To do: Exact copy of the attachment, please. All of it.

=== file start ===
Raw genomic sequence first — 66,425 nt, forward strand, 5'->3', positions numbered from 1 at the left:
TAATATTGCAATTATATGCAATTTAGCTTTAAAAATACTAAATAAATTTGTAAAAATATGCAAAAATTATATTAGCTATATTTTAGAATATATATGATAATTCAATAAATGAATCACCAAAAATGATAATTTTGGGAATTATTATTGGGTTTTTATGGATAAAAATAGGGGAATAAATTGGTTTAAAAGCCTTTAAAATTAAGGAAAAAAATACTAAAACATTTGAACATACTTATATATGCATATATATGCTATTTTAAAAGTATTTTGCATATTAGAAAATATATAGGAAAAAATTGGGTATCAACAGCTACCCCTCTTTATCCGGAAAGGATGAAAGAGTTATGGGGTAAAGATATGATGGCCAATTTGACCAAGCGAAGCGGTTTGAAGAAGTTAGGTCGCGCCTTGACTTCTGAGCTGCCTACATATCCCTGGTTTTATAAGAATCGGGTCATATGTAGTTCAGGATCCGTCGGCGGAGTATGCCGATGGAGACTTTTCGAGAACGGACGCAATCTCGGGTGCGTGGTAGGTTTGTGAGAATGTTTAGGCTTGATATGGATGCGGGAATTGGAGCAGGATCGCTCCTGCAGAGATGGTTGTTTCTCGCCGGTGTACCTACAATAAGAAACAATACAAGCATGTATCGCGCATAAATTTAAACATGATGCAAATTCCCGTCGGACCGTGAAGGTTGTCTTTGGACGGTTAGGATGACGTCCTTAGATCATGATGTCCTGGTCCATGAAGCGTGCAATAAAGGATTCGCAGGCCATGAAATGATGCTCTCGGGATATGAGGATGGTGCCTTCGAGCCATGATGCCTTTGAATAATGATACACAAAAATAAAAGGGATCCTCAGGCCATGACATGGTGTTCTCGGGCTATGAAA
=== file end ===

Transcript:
Raw genomic sequence first — 66,425 nt, forward strand, 5'->3', positions numbered from 1 at the left:
TAATATTGCAATTATATGCAATTTAGCTTTAAAAATACTAAATAAATTTGTAAAAATATGCAAAAATTATATTAGCTATATTTTAGAATATATATGATAATTCAATAAATGAATCACCAAAAATGATAATTTTGGGAATTATTATTGGGTTTTTATGGATAAAAATAGGGGAATAAATTGGTTTAAAAGCCTTTAAAATTAAGGAAAAAAATACTAAAACATTTGAACATACTTATATATGCATATATATGCTATTTTAAAAGTATTTTGCATATTAGAAAATATATAGGAAAAAATTGGGTATCAACAGCTACCCCTCTTTATCCGGAAAGGATGAAAGAGTTATGGGGTAAAGATATGATGGCCAATTTGACCAAGCGAAGCGGTTTGAAGAAGTTAGGTCGCGCCTTGACTTCTGAGCTGCCTACATATCCCTGGTTTTATAAGAATCGGGTCATATGTAGTTCAGGATCCGTCGGCGGAGTATGCCGATGGAGACTTTTCGAGAACGGACGCAATCTCGGGTGCGTGGTAGGTTTGTGAGAATGTTTAGGCTTGATATGGATGCGGGAATTGGAGCAGGATCGCTCCTGCAGAGATGGTTGTTTCTCGCCGGTGTACCTACAATAAGAAACAATACAAGCATGTATCGCGCATAAATTTAAACATGATGCAAATTCCCGTCGGACCGTGAAGGTTGTCTTTGGACGGTTAGGATGACGTCCTTAGATCATGATGTCCTGGTCCATGAAGCGTGCAATAAAGGATTCGCAGGCCATGAAATGATGCTCTCGGGATATGAGGATGGTGCCTTCGAGCCATGATGCCTTTGAATAATGATACACAAAAATAAAAGGGATCCTCAGGCCATGACATGGTGTTCTCGGGCTATGAAA